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“Smart” Syringe Helps Train Student Nurses

Yesterday my husband came home complaining that he had to get a flu shot at work and it hurt. He works at a medical facility and one of his friends administered the shot. Now I’m not sure if it hurt because his friend intended it to as a joke, but there is a new devise to help student nurses learn how to administer a flu shot properly. This could be good news for students in a licensed vocational nursing program.

On NewsWise.com, a publication of the University of New Hampshire, an article was posted describing a new syringe developed by UNH researchers. “UNH nursing and electrical engineering faculty have crossed departmental lines to create a ‘smart’ training syringe that will help nurses and other health care professionals learn how to give the most effective intramuscular injections by providing real-time feedback. It’s the first device of its type ever created.

“’We want to be sure people are getting the medicine in the muscle where it’s going to work. This would be a way to ensure that people are getting immunized,’ says Paula McWilliam, assistant professor of nursing, who is collaborating with professor John LaCourse, chair of the department of electrical and computer engineering.”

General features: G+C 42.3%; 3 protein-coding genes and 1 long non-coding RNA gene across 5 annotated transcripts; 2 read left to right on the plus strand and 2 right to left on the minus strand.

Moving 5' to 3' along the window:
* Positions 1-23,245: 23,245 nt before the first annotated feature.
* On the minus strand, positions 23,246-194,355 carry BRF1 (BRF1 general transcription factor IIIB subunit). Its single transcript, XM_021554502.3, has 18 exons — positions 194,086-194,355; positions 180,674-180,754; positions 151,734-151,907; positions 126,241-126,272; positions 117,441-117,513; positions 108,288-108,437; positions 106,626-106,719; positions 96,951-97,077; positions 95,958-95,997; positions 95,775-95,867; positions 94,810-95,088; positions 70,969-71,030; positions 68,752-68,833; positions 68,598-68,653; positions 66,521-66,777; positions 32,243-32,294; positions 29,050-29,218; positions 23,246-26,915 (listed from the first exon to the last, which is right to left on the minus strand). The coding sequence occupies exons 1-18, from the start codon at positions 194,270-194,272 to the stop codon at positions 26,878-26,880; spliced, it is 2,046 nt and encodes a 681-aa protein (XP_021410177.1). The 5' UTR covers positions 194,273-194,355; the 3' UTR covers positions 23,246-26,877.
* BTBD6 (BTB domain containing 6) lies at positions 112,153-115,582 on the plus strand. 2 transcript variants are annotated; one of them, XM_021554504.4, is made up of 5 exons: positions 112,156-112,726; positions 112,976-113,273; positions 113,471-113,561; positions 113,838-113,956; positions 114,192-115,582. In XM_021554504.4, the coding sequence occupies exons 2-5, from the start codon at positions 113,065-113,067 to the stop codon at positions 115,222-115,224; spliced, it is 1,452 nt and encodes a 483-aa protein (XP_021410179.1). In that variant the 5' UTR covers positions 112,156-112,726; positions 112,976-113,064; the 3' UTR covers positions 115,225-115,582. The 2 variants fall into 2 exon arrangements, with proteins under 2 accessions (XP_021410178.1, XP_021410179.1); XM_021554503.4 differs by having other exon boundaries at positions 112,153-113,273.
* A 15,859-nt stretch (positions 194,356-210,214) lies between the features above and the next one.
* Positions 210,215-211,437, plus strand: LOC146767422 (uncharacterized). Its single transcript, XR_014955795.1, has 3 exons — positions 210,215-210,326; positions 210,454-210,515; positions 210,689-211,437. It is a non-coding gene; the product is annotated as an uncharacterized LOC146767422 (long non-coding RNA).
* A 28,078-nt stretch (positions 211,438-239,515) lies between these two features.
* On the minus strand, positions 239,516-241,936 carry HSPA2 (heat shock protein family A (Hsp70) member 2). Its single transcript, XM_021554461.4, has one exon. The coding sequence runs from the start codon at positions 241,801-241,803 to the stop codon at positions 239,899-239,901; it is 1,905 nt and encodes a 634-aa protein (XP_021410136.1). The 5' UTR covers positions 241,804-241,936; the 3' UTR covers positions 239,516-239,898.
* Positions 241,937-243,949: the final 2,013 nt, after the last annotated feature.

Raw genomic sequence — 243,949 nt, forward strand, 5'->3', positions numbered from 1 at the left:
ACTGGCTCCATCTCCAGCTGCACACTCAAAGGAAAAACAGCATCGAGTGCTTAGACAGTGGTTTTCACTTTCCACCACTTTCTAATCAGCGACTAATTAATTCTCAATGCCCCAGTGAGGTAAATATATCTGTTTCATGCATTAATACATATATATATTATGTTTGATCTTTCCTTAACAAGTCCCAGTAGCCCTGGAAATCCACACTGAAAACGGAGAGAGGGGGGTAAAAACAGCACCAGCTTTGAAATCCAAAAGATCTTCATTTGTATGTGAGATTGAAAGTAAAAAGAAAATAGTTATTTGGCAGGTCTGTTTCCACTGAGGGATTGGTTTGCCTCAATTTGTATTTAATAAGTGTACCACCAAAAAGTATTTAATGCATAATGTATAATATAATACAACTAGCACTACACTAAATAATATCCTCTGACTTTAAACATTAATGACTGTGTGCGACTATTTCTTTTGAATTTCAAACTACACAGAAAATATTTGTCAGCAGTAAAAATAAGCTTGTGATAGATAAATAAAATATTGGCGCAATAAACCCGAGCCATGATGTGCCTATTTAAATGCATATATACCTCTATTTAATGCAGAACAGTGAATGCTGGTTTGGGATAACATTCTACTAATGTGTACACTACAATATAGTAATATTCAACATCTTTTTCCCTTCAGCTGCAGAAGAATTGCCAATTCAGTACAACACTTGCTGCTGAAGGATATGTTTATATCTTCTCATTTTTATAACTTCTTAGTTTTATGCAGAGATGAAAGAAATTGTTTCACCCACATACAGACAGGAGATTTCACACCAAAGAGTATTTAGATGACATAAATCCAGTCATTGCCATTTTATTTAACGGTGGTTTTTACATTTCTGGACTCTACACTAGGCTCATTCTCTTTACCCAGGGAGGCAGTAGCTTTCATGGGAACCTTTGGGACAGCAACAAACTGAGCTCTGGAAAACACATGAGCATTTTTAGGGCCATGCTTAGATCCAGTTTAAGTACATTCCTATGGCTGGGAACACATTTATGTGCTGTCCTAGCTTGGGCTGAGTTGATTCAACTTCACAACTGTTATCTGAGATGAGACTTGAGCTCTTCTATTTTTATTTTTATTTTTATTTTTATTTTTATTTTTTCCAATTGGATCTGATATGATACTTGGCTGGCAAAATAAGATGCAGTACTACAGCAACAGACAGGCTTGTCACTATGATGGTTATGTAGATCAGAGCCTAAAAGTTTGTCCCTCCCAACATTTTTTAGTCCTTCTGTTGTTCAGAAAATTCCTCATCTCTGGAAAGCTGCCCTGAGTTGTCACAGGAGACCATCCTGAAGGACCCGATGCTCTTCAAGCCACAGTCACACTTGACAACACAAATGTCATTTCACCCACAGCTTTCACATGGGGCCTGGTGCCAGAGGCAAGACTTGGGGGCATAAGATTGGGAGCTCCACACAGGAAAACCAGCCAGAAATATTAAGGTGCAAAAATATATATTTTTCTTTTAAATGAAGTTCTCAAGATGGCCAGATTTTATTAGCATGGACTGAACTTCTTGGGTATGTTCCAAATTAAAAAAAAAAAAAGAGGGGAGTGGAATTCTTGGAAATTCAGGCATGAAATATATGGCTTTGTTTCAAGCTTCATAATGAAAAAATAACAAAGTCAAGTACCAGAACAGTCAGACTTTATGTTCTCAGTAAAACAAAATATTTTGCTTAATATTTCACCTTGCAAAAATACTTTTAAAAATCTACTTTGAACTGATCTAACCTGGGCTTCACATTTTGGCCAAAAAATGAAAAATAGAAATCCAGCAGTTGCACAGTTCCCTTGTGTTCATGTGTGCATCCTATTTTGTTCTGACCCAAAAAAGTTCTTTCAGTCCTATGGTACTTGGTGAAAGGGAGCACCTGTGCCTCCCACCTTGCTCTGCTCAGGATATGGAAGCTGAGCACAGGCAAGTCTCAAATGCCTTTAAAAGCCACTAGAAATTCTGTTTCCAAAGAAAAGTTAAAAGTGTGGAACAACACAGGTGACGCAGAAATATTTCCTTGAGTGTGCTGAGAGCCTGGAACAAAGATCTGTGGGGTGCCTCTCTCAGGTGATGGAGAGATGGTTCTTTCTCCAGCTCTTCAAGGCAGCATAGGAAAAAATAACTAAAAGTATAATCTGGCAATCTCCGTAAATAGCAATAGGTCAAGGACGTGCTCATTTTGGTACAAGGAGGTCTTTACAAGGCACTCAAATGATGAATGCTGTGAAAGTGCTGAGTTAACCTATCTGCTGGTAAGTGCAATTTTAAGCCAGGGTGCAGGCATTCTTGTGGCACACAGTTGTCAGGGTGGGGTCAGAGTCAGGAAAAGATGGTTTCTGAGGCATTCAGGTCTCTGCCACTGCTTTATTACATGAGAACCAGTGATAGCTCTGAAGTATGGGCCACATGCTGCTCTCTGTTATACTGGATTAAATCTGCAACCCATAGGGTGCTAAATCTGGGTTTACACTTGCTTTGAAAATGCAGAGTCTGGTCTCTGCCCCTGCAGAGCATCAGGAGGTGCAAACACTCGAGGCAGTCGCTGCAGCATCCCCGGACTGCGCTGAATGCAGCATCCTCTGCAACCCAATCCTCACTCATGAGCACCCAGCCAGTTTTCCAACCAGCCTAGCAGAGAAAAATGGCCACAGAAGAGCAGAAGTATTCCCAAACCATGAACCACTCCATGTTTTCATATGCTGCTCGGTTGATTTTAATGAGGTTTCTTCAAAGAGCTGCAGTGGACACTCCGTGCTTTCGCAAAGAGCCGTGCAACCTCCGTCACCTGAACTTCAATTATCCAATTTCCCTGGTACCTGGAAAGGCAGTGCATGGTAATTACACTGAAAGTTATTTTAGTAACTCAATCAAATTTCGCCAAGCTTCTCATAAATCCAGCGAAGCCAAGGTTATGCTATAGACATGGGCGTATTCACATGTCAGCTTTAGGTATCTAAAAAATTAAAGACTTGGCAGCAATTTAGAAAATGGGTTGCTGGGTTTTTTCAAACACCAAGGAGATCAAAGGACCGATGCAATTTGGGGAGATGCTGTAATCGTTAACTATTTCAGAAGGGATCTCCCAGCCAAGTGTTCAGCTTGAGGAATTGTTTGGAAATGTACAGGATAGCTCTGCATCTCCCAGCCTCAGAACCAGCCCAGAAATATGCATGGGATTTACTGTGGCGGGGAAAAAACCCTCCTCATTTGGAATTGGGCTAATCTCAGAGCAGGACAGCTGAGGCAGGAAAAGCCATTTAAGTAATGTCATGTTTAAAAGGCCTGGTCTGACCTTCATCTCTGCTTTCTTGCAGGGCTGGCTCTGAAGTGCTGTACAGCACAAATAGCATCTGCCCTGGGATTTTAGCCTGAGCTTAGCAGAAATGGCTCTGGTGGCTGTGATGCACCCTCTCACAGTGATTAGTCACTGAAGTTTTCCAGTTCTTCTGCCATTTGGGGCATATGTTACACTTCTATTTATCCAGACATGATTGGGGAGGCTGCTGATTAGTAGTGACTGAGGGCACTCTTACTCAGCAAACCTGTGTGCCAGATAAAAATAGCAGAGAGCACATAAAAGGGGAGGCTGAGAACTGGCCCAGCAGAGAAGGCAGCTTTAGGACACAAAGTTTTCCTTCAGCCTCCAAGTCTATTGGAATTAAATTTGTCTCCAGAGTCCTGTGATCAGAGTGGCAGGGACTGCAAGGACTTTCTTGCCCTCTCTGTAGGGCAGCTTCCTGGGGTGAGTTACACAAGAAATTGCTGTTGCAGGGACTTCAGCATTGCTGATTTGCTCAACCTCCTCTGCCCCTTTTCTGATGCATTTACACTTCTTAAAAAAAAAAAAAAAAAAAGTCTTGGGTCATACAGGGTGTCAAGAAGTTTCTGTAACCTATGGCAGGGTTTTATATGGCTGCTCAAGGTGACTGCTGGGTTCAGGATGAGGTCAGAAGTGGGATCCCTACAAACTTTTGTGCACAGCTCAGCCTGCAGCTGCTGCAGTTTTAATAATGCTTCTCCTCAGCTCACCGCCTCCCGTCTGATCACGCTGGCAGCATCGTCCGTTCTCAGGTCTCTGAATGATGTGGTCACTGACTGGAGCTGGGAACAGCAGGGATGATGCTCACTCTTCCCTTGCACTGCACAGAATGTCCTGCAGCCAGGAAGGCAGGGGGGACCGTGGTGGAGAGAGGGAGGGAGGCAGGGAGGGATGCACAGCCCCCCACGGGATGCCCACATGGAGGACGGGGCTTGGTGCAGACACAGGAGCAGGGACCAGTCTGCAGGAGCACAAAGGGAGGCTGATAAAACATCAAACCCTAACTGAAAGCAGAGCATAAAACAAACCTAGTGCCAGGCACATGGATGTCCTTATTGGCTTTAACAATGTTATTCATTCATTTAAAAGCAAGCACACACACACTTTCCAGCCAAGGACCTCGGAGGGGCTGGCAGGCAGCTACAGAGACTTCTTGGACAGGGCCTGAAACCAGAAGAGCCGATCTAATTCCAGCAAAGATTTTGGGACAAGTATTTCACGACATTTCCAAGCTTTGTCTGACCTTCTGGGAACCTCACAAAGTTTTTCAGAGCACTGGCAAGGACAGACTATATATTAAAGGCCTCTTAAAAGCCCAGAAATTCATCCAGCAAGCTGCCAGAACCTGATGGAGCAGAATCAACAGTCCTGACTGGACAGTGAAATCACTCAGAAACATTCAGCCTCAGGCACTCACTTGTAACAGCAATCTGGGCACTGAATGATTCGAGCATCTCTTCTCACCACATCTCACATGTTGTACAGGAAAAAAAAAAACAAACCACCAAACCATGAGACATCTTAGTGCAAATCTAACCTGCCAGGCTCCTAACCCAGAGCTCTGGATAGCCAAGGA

The article continues to explain, “The project, which has produced a prototype training syringe, has its origins when McWilliam realized the dearth of both standardized procedures for giving intramuscular (IM) injections and of teaching tools for helping new nurses learn to give injections. Although injections are common – 16 billion are given per year – and considered a basic skill, if they’re not given properly, McWilliam says, their effectiveness at delivering medicine could be compromised.”

The prototype of the syringe is made of plastic and has sensors on it that measure force and acceleration. “How you grab it, how you move it through space, how deeply you push it in all gets measured,” says LaCourse, and is then transmitted to a computer. “For example, the syringe’s readout could advise a student to modify technique by adjusting their injection angle.”

Not that it’s not completely fun practicing giving shots on other students (cringe!), but this just might provide a safer and pain free alternative for future students in an vocational nursing school.

To read the complete article mentioned in this post, please visit